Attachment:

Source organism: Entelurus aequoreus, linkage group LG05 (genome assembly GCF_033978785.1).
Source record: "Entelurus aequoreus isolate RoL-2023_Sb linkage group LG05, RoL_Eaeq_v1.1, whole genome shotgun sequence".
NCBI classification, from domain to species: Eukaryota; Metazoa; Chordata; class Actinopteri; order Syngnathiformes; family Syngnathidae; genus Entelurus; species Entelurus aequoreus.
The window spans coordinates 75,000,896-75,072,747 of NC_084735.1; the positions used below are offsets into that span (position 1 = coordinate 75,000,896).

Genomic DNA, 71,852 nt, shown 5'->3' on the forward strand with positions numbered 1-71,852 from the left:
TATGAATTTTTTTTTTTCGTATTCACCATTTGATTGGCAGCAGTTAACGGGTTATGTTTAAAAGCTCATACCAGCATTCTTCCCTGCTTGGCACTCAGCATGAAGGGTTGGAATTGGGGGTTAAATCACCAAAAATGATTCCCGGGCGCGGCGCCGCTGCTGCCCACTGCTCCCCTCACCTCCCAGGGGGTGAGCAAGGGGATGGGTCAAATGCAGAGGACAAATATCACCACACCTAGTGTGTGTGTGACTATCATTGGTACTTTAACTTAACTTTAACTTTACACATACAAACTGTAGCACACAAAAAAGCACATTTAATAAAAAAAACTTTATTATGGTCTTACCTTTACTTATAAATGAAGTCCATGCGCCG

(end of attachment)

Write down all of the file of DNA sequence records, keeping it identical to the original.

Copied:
Source organism: Entelurus aequoreus, linkage group LG05 (genome assembly GCF_033978785.1).
Source record: "Entelurus aequoreus isolate RoL-2023_Sb linkage group LG05, RoL_Eaeq_v1.1, whole genome shotgun sequence".
NCBI classification, from domain to species: Eukaryota; Metazoa; Chordata; class Actinopteri; order Syngnathiformes; family Syngnathidae; genus Entelurus; species Entelurus aequoreus.
The window spans coordinates 75,000,896-75,072,747 of NC_084735.1; the positions used below are offsets into that span (position 1 = coordinate 75,000,896).

Genomic DNA, 71,852 nt, shown 5'->3' on the forward strand with positions numbered 1-71,852 from the left:
TATGAATTTTTTTTTTTCGTATTCACCATTTGATTGGCAGCAGTTAACGGGTTATGTTTAAAAGCTCATACCAGCATTCTTCCCTGCTTGGCACTCAGCATGAAGGGTTGGAATTGGGGGTTAAATCACCAAAAATGATTCCCGGGCGCGGCGCCGCTGCTGCCCACTGCTCCCCTCACCTCCCAGGGGGTGAGCAAGGGGATGGGTCAAATGCAGAGGACAAATATCACCACACCTAGTGTGTGTGTGACTATCATTGGTACTTTAACTTAACTTTAACTTTACACATACAAACTGTAGCACACAAAAAAGCACATTTAATAAAAAAAACTTTATTATGGTCTTACCTTTACTTATAAATGAAGTCCATGCGCCG